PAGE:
Case Study: Isabel Wasserman, Taiwan 2022 – 2023

Case Study – Isabel Wassermann: Taipei, Taiwan 2022-2023


My year in Taiwan has been a meaningful experience in my life and propelled my Mandarin Chinese skills from the bare minimum at the start, to being able to navigate all aspects of daily life in Chinese by the end.

I would like to start by thanking the John Speak Trust for their support and for making my time in Taiwan one full of rich experience.


I arrived in Taipei, Taiwan in September 2022 to take language classes for the academic year as part of my degree in East Asian Studies. The classes were intensive, and at the start, somewhat of a shock as my teachers did not speak English and my Mandarin was minimal. This proved beneficial as I immediately had to start using Mandarin every day to make myself heard, and I learned quickly.  My teachers were all passionate and supportive, making the learning process so enjoyable. When I was not in class, such as for public holidays, I used the time to travel outside of Taipei to other places, such as Hualien and Tainan. These trips offered me another perspective of Taiwan and I was able to experience culture such as the temples, food, and a memorable conversation with a man of Indigenous Taiwanese background.

Picture4There were a few lows, such as the time I caught COVID, but even this became a precious learning experience for me: How do I navigate the healthcare system here? How should I explain my symptoms in Chinese? How do I go and find out the current rules surrounding COVID? I soon figured these things out and had new tools to navigate any future issues. Of course, there were many more highlights during my time abroad.

One of the main highlights was the first time I was praised for my Chinese skills by a stranger. My parents had come to visit me, and it was my job to be tour guide and communicator. I was in a restaurant with my father and had used my recently learned Chinese to order our drinks and what we wanted to put on the barbecue, when the waitress complemented me saying that my Chinese was very good and precise. As I had only been in Taiwan for 3 months at that point, it felt wonderful that not only I was able to converse with not too much struggle but also be told I was doing well. Furthermore, at that point in time I was worried about speaking in Chinese in front of my parents as I didn’t want to disappoint them after all the support they had given me in my studies so far, so it really meant a lot. In the end, they actually expressed to me that they were very proud, and that their enjoyable trip to Taiwan was enabled by my speaking Chinese to book restaurants and chat with taxi drivers.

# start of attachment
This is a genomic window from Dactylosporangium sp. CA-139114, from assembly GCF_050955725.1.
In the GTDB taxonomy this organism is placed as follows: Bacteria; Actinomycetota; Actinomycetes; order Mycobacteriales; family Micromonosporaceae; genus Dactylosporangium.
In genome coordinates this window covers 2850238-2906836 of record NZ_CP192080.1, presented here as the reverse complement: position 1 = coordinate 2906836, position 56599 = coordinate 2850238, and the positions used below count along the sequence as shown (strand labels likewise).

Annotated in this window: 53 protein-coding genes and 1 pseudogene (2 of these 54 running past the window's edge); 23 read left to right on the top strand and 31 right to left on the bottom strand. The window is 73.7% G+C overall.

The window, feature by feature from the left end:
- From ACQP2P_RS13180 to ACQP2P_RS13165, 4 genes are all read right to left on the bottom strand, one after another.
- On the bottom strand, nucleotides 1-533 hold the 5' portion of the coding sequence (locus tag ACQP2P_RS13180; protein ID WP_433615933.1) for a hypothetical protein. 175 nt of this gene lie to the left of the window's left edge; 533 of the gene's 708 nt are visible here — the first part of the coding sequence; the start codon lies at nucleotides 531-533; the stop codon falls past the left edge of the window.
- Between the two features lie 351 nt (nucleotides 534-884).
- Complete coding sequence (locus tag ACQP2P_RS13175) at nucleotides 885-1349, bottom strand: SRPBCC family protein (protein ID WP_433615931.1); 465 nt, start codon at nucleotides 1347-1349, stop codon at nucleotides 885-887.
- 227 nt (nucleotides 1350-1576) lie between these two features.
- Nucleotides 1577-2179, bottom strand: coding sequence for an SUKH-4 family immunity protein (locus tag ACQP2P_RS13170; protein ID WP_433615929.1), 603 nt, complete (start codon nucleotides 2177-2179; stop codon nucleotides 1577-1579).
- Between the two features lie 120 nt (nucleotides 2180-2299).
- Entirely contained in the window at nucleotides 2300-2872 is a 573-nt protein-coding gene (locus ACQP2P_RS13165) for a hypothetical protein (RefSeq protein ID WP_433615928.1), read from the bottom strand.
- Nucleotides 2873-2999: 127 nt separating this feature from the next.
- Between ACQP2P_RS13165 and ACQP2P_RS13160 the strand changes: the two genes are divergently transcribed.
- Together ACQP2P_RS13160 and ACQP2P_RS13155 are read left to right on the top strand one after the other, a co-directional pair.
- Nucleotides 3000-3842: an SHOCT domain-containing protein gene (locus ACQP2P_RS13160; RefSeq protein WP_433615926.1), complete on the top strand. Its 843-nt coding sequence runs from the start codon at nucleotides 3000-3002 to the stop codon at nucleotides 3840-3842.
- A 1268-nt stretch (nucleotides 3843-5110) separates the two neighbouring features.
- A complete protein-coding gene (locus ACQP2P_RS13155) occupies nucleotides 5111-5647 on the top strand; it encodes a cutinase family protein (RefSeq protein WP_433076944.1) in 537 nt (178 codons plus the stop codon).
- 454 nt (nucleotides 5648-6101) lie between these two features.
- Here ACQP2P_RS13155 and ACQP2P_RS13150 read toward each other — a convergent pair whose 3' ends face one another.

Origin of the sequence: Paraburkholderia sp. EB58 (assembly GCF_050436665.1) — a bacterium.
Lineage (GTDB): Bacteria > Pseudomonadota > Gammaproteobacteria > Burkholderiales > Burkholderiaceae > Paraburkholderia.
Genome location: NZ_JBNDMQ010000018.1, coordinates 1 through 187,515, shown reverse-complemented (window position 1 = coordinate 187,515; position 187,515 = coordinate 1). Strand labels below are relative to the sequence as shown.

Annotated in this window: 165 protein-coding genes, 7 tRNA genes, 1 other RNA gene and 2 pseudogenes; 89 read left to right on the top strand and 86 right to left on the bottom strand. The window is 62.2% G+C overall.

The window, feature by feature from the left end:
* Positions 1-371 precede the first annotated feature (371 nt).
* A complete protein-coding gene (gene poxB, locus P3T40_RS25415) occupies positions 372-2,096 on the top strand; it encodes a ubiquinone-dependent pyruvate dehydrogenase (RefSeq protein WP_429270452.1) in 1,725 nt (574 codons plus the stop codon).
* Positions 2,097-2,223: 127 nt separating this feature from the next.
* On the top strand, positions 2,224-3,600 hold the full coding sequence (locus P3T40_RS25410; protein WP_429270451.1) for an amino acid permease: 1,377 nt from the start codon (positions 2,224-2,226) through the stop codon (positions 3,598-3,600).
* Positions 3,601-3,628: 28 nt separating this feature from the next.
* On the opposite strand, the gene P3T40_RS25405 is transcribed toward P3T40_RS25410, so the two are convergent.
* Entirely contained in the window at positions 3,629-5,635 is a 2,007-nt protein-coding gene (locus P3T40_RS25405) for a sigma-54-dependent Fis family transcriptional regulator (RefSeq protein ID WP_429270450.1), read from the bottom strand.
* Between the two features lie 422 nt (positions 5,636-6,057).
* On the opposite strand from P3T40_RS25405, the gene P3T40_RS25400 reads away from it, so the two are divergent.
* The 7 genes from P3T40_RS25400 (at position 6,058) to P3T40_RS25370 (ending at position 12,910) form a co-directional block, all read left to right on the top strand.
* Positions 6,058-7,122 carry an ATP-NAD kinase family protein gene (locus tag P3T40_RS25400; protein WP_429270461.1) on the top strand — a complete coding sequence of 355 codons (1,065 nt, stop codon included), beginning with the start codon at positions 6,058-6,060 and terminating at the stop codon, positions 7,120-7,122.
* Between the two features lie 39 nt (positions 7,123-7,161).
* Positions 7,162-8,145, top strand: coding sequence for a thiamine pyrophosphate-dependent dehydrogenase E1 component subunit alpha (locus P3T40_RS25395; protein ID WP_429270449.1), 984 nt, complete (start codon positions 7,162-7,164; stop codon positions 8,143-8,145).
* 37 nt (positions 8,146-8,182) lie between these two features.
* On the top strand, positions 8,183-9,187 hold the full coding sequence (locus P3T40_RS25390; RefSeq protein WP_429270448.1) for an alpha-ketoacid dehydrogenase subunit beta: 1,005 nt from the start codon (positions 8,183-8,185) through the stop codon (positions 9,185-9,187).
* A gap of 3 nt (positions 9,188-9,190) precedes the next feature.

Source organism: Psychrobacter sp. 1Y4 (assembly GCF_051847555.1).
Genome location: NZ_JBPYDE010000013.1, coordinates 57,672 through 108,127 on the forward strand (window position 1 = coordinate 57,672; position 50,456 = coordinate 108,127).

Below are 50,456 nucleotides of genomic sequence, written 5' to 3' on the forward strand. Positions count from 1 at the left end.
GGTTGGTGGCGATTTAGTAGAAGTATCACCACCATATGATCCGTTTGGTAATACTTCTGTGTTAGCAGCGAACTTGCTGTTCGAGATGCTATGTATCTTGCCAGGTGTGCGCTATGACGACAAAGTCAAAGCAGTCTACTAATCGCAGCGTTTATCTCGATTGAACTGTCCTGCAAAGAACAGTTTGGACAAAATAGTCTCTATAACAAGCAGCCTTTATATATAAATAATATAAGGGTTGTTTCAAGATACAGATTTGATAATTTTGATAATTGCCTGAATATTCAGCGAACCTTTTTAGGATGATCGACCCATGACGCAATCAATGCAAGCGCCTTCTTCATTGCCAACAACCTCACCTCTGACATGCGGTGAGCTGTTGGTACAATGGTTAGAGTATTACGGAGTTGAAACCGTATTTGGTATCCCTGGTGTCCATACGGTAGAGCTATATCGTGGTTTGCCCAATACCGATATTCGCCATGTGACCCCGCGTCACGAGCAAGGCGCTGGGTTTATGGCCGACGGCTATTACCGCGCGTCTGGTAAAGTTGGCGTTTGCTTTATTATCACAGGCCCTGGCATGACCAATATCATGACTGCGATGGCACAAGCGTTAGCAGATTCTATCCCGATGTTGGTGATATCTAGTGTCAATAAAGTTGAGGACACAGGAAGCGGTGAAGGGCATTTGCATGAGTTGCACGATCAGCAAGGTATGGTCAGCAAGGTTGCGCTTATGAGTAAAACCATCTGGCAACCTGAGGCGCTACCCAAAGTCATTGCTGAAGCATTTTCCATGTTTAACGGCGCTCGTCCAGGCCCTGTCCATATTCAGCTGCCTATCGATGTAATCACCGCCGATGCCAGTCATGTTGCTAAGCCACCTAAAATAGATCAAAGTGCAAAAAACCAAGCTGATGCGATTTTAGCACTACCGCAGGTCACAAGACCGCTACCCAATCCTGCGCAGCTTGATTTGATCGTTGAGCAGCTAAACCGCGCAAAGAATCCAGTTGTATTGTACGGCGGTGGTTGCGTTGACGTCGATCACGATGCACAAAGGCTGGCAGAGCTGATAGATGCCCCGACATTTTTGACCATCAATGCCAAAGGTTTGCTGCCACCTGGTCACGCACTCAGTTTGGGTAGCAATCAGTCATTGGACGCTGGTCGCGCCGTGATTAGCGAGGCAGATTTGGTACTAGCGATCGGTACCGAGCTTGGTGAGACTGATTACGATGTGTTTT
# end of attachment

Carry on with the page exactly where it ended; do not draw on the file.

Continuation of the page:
Another great memory from the time was my visit to Hualien with some classmates. We saw some beautiful historic architecture and visited the most amazing (and enormous!) night market. It was wonderful to get out into a smaller city, as they are often culturally different to capitals such as Taipei. One evening, when walking down a street we stumbled across two very cute dogs. We exclaimed how adorable they were, and to our surprise the owner plopped them in our laps and we had a lovely conversation about where we are from and what we were up to. It was one of the first times we experienced how friendly the people of Taiwan can be.

As anyone would expect, moving to the other side of the world can be quite daunting.

However, this is also the most enriching, fun, and enjoyable experiences one could ever have. I have learned so much about both another culture and language and also myself. I would tell anyone considering doing something similar to jump in head first – yes, there are challenges, but because of those challenges you really grow and gain a new perspective of the world.


I would like to thank the John Speak Trust once again for their support, it really made all the difference.

Posted in Case Study, Monthly Reports